The next time we met, she told me that the question also bothered her. “Walanghiya ka, ipinasa mo sa akin ang nagpahirap sa isip mo (You’re shameless! How dare you transfer that troubling thought to me)!”
She showed me her paintings but raved about the works of other artists, especially the younger ones who were just starting.
On weekends, some artists would converge in her house to paint, and she invited me over to join them. I declined, saying that painting isn’t one of my many talents. “Hindi kasi kasama ang painting sa sangkaterbang talino ko [Painting isn’t included in my overflowing talents],” I joked.
She was cool and laughed easily. One of the things I learned from her was that life is like diving. When waves attack you from all sides, the best thing to do is to take time to keep still.
I remember how this aspiring producer once asked me to do an episode on cancer for a TV series on doctors and diseases. I did, with the late stage actor Adul de Leon’s type of cancer in mind. As it turned out, the producer had already asked the late Charito Solis to take the role, without realizing that cancer makes the patient grow thin and gaunt. Charito at that time was big and very healthy looking—how could she realistically portray a cancer patient?
The producer now wanted me to change the script. “Puwede mo ba akong bigyan na lang ng ibang script (Can you give me another script)?”
I answered bluntly: “Puwede naman, basta bigyan n’yo rin ako ng ibang bayad [Why not, as long as you give me another payment].”
Marilou was aghast. “Why did you have to say it that way? Ikaw talaga!”
I said it naman with a smile!” I retorted.
“You are so taray [bitchy],” she said. And I answered, “At least I can make taray with a smile.”
After Marilou explained the ins and outs of TV production, the producer became ambivalent especially when she learned about the downside of the business—delays, pack-ups, lack of advertising support, slow return of investment, etc. The producer wanted Marilou to assure her that the downsides would be put to a minimum, as if the project were Marilou’s idea when it was she who sought out the director.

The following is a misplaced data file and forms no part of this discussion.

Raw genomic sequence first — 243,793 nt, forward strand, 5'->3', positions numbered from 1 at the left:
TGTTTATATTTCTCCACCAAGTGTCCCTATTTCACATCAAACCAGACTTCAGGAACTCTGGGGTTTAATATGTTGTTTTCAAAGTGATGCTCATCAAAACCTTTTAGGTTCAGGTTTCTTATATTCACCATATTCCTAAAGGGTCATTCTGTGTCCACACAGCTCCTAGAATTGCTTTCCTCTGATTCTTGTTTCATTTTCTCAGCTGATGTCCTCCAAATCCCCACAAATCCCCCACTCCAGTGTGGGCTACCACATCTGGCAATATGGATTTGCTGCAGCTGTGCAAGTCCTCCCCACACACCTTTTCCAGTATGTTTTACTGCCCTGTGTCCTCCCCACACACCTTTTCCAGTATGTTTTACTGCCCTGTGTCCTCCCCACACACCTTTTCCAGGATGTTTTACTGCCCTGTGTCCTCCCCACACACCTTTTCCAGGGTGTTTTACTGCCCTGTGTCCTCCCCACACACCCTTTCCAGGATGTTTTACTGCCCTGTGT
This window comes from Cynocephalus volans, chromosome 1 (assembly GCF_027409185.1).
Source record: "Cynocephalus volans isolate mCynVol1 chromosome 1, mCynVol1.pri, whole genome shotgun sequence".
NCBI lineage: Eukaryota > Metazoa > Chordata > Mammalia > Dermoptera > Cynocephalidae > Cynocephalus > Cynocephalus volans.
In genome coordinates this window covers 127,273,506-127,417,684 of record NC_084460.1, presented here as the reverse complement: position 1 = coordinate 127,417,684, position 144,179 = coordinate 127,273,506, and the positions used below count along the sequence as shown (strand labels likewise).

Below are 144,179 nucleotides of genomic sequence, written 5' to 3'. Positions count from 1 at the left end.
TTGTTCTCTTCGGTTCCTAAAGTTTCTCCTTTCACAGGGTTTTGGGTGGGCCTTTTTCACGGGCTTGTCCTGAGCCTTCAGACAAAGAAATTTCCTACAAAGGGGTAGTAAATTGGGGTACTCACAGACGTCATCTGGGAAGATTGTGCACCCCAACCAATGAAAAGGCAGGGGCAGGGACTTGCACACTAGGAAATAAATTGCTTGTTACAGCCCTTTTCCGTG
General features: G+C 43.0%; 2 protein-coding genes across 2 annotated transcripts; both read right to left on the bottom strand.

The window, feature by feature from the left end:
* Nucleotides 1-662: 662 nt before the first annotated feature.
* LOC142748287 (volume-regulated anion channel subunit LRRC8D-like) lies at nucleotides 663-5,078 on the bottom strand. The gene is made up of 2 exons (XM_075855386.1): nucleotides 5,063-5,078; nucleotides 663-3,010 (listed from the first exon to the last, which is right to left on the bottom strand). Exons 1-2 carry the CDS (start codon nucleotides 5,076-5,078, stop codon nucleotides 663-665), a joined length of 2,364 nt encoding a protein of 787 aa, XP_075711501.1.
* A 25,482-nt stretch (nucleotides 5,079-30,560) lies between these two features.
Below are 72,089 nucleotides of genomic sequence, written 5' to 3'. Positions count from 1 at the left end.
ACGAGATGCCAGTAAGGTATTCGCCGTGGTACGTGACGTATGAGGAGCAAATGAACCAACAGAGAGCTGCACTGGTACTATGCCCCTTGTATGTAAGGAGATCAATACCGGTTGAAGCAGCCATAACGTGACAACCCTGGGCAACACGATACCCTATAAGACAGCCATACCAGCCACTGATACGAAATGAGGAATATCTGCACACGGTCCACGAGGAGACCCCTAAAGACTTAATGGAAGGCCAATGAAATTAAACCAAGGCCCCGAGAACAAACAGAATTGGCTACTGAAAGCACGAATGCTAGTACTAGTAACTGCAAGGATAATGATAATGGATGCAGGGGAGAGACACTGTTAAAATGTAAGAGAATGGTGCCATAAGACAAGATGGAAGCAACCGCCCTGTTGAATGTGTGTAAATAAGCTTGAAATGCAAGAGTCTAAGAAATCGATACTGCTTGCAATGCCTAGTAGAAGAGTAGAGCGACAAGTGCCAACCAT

Marilou refused to commit to anything and advised her to think things over and to see her again when she had decided. It made me marvel at her endless patience in handling a most exasperating conversation.
“Tsk, tsk, wala akong masabi sa ’yo; ang pasensiya mo, mula Cubao hanggang Divisoria [I’m speechless. Your patience extends from Cubao to Divisoria],” I told her.
Laughing, she told me to shut up. She was actually near her breaking point, she confided.
After a few more discussions on possible projects and failed attempts to find a producer, Marilou and I drifted apart.
Her son Marc said that when Marilou learned she was seriously ill, she left final instructions as though she were also directing her own wake. That did not surprise me.
Sixteen years ago when Ishmael Bernal passed away so suddenly, I rushed to Funeraria Paz where his body was brought straight from the Heart Center, pushed the door of the morgue open and found Marilou (with a few other directors) in front of Bernie’s body which was wrapped in bandages like a mummy. She was already “directing” his wake!
I told her, in mock anger, that she did not even allow me time to shed a few tears for Bernie who was both my friend and my “fan.” “Husay na husay ’yon sa ’kin, ha [He was so impressed with me]!” Bernie, in fact, gave me my first break on TV.
Marilou laughed and taunted me back: “So why don’t you cry?” she said in Pilipino. “Wala namang pumipigil sa ’yo [Nobody’s stopping you].”
“Pa’no pa naman ako maiiyak e natatawa na ’ko sa ’yo [How could I, when you make me laugh].”